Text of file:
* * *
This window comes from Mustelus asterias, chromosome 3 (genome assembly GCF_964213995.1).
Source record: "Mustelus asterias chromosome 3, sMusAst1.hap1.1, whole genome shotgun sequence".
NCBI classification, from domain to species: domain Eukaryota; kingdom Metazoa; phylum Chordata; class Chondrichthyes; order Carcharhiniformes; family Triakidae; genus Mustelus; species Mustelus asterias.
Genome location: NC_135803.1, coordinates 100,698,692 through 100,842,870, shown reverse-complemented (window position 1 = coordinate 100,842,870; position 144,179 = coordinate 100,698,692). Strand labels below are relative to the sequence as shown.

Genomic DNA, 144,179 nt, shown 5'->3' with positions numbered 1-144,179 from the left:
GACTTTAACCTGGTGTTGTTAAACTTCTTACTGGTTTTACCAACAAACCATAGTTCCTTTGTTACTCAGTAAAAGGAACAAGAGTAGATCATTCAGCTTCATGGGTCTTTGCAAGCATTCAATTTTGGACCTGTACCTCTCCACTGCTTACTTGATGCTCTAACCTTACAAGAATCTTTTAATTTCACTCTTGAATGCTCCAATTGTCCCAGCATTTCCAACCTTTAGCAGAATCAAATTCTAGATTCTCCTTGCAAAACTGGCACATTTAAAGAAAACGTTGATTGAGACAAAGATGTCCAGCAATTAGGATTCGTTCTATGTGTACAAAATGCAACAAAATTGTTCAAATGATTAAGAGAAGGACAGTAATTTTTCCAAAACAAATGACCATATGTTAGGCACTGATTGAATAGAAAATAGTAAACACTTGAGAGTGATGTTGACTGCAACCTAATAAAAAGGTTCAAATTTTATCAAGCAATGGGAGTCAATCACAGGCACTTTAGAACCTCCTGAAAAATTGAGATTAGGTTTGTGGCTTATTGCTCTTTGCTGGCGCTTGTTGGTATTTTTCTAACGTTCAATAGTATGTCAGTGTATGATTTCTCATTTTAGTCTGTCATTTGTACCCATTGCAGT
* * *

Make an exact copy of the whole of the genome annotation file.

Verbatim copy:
This window comes from Mustelus asterias, chromosome 3 (genome assembly GCF_964213995.1).
Source record: "Mustelus asterias chromosome 3, sMusAst1.hap1.1, whole genome shotgun sequence".
NCBI classification, from domain to species: domain Eukaryota; kingdom Metazoa; phylum Chordata; class Chondrichthyes; order Carcharhiniformes; family Triakidae; genus Mustelus; species Mustelus asterias.
Genome location: NC_135803.1, coordinates 100,698,692 through 100,842,870, shown reverse-complemented (window position 1 = coordinate 100,842,870; position 144,179 = coordinate 100,698,692). Strand labels below are relative to the sequence as shown.

Genomic DNA, 144,179 nt, shown 5'->3' with positions numbered 1-144,179 from the left:
GACTTTAACCTGGTGTTGTTAAACTTCTTACTGGTTTTACCAACAAACCATAGTTCCTTTGTTACTCAGTAAAAGGAACAAGAGTAGATCATTCAGCTTCATGGGTCTTTGCAAGCATTCAATTTTGGACCTGTACCTCTCCACTGCTTACTTGATGCTCTAACCTTACAAGAATCTTTTAATTTCACTCTTGAATGCTCCAATTGTCCCAGCATTTCCAACCTTTAGCAGAATCAAATTCTAGATTCTCCTTGCAAAACTGGCACATTTAAAGAAAACGTTGATTGAGACAAAGATGTCCAGCAATTAGGATTCGTTCTATGTGTACAAAATGCAACAAAATTGTTCAAATGATTAAGAGAAGGACAGTAATTTTTCCAAAACAAATGACCATATGTTAGGCACTGATTGAATAGAAAATAGTAAACACTTGAGAGTGATGTTGACTGCAACCTAATAAAAAGGTTCAAATTTTATCAAGCAATGGGAGTCAATCACAGGCACTTTAGAACCTCCTGAAAAATTGAGATTAGGTTTGTGGCTTATTGCTCTTTGCTGGCGCTTGTTGGTATTTTTCTAACGTTCAATAGTATGTCAGTGTATGATTTCTCATTTTAGTCTGTCATTTGTACCCATTGCAGT